• The non-stop bus departs from a point where car parks are available (other than bus stations).



Auckland’s traffic congestion is a serious issue causing a lot of the frustration in the city. Although AT has a number of solutions to reduce the stress in the city, these solutions are either costly, have bureaucratic barriers, and/or lack political motives. Because traffic congestion is increasing by the day, a solution to control it and reduce it is very much needed. This article proposed the solution of using big data and marketing theory to reduce traffic congestion in Auckland. Applying the logic of the well-known market basket analysis to traffic congestion in North Shore, it has been found that congested roads are co-used.

The proposed solution meets three important objectives (stated in the beginning of this article). First, one can be assured that the impact of using this solution is significant. This is because the statistical analysis used in this solution includes the most congested roads (top 20) only. Hence, the outcome of the analysis will influence the largest portion of road users. Second, the solution is feasible as all that is required is 1) data analysis; and 2) offering non-stop bus service. Third, this solution results in a more efficient allocation of resources. The costs of traffic congestion are minimized through encouraging road users to use the non-stop bus service; Thus, less pollution, less frustration, and less time wasted on the roads. The returns are maximized through improving mobility on the roads, improving productivity (workers travel time is reduced), and charging for the non-stop bus service.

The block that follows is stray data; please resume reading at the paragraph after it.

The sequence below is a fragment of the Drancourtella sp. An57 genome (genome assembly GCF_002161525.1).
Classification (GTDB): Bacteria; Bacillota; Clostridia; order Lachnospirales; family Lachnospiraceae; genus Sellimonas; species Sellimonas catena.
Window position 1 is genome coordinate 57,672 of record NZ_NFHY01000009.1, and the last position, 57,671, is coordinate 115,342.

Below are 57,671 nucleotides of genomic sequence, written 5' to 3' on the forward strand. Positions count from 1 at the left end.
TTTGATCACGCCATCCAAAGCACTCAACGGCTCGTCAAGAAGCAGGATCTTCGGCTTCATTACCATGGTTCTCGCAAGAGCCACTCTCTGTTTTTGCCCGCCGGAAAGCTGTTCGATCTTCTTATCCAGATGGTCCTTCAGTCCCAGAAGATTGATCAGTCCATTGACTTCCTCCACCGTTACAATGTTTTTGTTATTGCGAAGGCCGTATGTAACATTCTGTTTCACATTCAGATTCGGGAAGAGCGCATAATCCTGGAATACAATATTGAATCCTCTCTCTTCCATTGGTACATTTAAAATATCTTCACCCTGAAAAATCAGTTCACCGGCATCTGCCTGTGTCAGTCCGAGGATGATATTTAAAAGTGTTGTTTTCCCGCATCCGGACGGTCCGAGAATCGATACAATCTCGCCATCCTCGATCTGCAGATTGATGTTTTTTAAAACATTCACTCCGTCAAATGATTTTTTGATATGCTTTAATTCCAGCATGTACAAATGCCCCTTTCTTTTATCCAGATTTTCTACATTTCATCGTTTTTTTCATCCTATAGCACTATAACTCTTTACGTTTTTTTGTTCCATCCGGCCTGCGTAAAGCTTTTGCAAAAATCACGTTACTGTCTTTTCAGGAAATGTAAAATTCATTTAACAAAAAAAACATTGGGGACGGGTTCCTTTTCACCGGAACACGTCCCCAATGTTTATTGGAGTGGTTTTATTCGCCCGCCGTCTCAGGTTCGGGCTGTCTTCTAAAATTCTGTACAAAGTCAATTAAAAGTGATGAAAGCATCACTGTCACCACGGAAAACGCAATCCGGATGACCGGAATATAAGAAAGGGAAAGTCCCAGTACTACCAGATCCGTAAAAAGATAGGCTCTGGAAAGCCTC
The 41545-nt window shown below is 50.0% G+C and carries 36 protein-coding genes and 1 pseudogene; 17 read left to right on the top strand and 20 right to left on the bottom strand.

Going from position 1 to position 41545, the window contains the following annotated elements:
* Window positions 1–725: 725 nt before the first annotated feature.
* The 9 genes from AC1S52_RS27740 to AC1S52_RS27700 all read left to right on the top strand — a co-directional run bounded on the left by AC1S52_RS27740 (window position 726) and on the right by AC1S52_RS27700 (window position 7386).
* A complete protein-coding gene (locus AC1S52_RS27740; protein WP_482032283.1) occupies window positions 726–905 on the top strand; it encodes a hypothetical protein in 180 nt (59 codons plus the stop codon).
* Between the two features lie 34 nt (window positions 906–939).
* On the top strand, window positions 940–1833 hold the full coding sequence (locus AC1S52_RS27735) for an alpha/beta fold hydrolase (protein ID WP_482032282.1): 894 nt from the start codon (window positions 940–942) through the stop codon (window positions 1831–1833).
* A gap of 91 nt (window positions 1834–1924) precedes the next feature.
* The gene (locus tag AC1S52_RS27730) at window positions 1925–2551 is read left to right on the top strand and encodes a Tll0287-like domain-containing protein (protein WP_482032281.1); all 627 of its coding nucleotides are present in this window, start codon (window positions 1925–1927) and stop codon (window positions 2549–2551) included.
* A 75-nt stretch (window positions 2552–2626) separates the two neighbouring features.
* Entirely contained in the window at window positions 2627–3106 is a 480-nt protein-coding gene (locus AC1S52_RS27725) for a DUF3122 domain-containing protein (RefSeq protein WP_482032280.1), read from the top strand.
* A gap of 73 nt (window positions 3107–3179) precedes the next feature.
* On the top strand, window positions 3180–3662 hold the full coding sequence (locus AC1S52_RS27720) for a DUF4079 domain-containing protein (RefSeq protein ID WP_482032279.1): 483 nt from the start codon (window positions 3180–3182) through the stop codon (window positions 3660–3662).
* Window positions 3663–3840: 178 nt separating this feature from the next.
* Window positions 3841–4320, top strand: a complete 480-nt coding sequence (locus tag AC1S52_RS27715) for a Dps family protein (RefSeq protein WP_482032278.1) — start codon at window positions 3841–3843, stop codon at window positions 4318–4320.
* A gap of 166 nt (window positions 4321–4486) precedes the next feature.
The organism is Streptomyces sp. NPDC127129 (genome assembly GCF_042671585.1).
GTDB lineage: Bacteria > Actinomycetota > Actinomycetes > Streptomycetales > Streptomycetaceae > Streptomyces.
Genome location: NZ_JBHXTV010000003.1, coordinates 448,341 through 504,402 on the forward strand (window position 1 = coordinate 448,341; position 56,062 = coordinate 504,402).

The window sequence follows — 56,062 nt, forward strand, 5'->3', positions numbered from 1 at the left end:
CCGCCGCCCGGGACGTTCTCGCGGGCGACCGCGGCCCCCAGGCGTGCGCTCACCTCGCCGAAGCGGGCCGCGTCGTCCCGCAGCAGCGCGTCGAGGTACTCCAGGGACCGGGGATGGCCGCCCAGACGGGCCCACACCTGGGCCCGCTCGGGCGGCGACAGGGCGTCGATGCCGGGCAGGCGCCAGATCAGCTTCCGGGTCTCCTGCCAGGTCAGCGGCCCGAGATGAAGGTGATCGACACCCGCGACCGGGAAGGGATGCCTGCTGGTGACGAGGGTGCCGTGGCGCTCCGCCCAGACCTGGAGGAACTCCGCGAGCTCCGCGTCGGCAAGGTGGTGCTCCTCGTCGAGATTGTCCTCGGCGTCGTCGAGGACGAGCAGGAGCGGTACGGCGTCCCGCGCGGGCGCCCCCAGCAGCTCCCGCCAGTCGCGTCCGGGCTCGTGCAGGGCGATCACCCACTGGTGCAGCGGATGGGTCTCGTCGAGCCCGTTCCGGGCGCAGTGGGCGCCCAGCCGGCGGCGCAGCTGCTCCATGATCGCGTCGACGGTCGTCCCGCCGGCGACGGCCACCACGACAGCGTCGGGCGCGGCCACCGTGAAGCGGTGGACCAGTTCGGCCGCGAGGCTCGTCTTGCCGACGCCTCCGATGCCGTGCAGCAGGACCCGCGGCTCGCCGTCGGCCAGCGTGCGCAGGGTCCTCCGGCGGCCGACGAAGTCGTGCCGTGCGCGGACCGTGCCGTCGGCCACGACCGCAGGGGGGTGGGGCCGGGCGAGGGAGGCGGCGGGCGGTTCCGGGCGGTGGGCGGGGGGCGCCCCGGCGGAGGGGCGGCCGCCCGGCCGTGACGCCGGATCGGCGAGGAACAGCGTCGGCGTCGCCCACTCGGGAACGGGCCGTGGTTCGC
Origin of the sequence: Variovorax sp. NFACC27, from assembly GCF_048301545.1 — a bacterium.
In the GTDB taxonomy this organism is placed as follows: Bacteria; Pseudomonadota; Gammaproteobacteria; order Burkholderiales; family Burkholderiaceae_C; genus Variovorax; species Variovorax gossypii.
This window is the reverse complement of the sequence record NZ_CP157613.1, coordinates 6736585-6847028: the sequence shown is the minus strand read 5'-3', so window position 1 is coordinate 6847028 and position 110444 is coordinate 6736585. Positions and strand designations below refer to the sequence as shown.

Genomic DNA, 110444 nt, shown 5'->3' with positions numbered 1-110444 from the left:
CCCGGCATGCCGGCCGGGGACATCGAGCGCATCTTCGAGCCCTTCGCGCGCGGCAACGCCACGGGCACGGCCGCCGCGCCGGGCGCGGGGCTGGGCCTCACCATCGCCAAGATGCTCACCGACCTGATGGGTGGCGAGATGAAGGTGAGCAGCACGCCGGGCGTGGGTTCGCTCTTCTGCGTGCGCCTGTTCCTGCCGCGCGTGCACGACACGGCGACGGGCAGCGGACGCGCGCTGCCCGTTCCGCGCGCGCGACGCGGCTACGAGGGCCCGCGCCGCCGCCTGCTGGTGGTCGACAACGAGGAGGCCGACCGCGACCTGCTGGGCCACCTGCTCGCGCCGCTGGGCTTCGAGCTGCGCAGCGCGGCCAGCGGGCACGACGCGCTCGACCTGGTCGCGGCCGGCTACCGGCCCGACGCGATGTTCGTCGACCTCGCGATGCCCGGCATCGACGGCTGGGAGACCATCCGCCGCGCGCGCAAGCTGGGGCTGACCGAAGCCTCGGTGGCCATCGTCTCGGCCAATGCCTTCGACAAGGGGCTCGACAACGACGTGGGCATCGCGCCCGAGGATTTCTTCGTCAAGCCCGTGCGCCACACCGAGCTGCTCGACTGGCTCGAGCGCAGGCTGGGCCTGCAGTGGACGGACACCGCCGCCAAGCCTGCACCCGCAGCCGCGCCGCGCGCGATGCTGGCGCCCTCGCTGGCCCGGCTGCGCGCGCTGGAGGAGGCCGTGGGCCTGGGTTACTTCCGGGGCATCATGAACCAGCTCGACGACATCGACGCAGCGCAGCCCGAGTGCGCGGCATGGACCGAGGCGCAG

The article, therefore, concludes that linking co-used roads using non-stop bus service has the potential to remove significant amounts of unnecessary traffic jams, resulting in a more efficient transport system and, ultimately, large smiles on the faces of morning commuters.


We, at NeoRetailing, are happy to offer AT and/or Auckland Council our help in testing and applying this solution.


Share/like this article if you:

  • support testing and applying this solution; and/or
  • would like to let AT know about this idea/solution.


PS: Data presented in this article are for illustration purposes only.